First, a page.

The infected herd and poultry were located on different farms. But according to the Texas Animal Health Commission, the virus may have been transported to each other by people or animals who came into contact with objects contaminated with virus-laden milk.

Infected cows appear to carry large amounts of the virus in their milk. (The USDA has tested relatively few animals by nasal swab, however, and is not testing feces, a common virus repository.)

Milking equipment on dairy farms is generally thoroughly cleaned, but not sterilized, at least once a day. People who milk cows are encouraged to wear safety glasses, masks or face shields, but the recommendations are often ignored.

In cows infected with the H5N1 virus, milk production drops dramatically and the milk becomes viscous and yellowish. “We've never seen something like this before,” said Dr. Keith Poulsen, director of the Wisconsin Veterinary Diagnostic Laboratory.

(Milk from infected but asymptomatic cows appears unchanged, according to a spokesperson for the North Carolina Department of Agriculture.)

In interviews, some experts criticized the USDA's testing recommendations, which until this week promised reimbursement only for a group of obviously sick animals. Farmers may not have found many infections simply because they weren't looking for them.

Widespread testing of animals with and without symptoms is crucial in the early stages of the epidemic to understand the scope and possible mechanisms of viral transmission, said Caitlin Rivers, an epidemiologist at the Johns Hopkins Center for Health Security.

Pigs are a focus in influenza surveillance, many experts have noted, because they are susceptible to both avian and human influenza. They could act as “mixing bowls,” allowing H5N1 to gain the ability to spread efficiently between people.

The USDA is not testing pigs nor is it asking farmers to do so, Dr. Sifford said.

Testing cows for H5N1 infection requires approval from a state official. Milk samples obtained from an accredited veterinarian are typically packaged in tubes, packaged in insulated coolers, and shipped to a USDA-approved laboratory, along with a unique identifier. Positive tests are then confirmed by the USDA national laboratory in Iowa.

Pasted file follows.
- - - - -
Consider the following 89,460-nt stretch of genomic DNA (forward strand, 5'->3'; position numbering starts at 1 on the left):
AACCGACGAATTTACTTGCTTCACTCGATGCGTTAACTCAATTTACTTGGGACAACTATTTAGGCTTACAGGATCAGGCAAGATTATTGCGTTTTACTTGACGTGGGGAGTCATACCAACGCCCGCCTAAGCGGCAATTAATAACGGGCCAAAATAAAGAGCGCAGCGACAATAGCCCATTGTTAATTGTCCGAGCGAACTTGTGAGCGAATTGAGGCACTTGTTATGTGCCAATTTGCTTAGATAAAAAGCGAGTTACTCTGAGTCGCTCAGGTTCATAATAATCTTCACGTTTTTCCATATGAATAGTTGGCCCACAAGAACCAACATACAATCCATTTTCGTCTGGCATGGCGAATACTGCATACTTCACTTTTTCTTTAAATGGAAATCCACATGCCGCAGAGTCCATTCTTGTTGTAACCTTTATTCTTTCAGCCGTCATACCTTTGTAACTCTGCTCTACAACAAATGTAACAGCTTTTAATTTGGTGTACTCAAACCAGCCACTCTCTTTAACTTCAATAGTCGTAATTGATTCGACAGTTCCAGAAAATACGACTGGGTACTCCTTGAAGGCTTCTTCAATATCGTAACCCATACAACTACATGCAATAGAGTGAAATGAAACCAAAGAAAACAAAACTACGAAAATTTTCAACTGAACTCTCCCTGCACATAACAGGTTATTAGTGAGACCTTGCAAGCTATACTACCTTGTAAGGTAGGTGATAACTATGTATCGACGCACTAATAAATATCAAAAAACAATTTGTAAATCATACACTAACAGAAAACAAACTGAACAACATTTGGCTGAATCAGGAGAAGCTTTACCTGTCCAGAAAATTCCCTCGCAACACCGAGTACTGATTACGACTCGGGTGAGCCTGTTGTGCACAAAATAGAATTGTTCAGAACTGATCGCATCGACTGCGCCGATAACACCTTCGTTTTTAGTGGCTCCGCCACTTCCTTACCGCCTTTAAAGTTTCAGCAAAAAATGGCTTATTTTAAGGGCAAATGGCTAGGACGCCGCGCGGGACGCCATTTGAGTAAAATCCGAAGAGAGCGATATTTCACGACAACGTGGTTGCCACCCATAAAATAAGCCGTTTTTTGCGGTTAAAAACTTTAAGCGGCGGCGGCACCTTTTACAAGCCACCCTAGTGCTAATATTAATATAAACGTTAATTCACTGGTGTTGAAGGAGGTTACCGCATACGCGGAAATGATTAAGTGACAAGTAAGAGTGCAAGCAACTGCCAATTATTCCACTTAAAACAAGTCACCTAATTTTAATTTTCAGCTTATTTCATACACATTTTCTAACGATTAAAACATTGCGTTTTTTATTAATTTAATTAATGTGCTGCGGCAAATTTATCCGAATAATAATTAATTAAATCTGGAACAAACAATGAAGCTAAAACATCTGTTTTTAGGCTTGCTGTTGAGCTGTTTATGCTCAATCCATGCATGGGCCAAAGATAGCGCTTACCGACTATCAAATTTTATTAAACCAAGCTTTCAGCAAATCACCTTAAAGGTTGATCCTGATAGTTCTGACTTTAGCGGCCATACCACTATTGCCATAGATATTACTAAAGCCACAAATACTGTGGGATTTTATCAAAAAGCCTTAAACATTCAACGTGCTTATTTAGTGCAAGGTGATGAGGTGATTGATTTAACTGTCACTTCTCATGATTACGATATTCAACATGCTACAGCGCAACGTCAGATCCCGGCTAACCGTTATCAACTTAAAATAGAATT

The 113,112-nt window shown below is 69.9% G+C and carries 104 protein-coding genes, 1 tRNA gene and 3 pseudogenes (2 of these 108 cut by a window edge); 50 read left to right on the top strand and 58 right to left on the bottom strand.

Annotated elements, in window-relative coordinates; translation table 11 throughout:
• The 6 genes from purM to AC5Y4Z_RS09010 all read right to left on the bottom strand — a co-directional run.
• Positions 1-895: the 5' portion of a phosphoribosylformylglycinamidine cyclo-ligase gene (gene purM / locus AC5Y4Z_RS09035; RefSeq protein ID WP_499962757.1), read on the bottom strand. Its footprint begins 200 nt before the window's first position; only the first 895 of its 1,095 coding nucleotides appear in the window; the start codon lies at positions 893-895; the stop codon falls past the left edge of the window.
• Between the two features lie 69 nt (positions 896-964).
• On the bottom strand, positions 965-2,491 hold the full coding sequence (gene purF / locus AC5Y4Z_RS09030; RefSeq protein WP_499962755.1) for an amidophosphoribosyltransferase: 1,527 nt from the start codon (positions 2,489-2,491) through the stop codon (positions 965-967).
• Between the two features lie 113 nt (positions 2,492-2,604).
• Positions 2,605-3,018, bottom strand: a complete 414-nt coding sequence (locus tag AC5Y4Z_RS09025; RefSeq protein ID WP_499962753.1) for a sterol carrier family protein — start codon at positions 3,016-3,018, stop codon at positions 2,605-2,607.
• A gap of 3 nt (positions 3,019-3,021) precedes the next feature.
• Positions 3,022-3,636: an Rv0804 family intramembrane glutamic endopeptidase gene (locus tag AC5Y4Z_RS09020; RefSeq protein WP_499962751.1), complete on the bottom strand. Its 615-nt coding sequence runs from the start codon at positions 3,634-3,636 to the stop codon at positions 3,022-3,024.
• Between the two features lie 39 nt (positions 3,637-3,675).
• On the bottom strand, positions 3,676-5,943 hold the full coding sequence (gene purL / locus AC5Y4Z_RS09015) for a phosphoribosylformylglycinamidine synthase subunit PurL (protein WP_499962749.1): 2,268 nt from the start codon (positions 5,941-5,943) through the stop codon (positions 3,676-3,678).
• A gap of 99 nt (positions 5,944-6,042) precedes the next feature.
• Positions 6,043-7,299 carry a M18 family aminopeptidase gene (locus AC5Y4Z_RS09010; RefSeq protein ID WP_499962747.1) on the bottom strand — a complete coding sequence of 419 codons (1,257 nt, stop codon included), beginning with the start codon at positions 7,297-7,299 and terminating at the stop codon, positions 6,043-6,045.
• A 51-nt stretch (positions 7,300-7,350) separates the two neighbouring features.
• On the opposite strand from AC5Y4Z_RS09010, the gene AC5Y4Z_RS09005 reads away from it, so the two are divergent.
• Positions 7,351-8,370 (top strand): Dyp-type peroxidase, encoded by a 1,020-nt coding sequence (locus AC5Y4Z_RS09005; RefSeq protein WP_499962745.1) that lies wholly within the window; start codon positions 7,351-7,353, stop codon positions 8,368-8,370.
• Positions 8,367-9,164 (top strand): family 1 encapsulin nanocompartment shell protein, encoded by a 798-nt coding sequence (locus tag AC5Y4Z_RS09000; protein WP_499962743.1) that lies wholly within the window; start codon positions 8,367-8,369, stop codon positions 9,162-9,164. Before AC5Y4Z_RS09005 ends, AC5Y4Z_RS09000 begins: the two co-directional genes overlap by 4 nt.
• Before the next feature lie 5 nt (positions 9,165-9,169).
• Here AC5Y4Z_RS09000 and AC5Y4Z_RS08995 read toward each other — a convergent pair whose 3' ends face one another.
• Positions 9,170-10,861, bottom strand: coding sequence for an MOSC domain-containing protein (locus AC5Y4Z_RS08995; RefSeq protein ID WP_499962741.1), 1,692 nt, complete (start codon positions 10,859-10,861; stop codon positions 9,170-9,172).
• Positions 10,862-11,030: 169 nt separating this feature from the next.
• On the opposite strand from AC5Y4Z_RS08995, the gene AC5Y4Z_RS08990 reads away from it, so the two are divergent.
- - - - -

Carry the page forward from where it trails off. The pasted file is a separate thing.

Each step slows the rapid response needed to contain an epidemic, Dr. Inglesby said. Testing should be easy, free and accessible, he said.

Dr. Sifford said the USDA has already received a “small number” of samples from cows without symptoms. The department “strongly recommends testing before herds are moved between states, including asymptomatic herds,” the agency said in a statement.

Already, some state health departments and some farmers have grown frustrated with the federal approach. Several farms in Minnesota — which is not one of the eight states with known cases — are sending cow blood samples to private labs to test for antibodies to the virus, which would indicate a current or past infection, the Dr. Joe Armstrong, a veterinarian at the University of Washington. the University of Minnesota Extension.

Other dairy farmers are reluctant to do the testing, worried that fears about avian flu could hurt their business, said Dr. Amy Swinford, director of the Texas A&M Veterinary Medical Diagnostic Laboratory.

“I think there are a lot more dairies that have had this happen to them than we have gotten samples from,” he said.

Dairy farmers are grappling with low milk prices and high feed costs, said Rick Naerebout, CEO of the Idaho Dairymen's Association.

“The economic situation is already very difficult and thinking about the possibility of losing 20% ​​of revenue for a period of two to four weeks really adds a lot of anxiety to the situation,” he said.

Idaho banned the import of cows from the Texas Panhandle after reports of an avian flu outbreak, but a week late. Having an infected herd in Idaho despite these precautions “was kind of a gut punch,” Naerebout said.

Matt Herrick, a spokesman for the International Dairy Foods Association, said federal officials should provide more resources and equipment to farmers to protect themselves and should publicize the updates more widely, including through social media.

There is no mention of the avian flu outbreak on the USDA homepage. The latest outbreak announcement from the Animal and Plant Health Inspection Service, a division of the department, was dated April 2.

The USDA is exploring vaccines to protect livestock from H5N1, but it's unclear how long it might take to develop them. Dr. Armstrong, of the University of Minnesota Extension, said many farmers and veterinarians hope the virus “runs out.”

Instead, it could become a long-term problem. “The goal is to prepare for this,” she said. “Not by this wishful thinking, 'it will go away.'”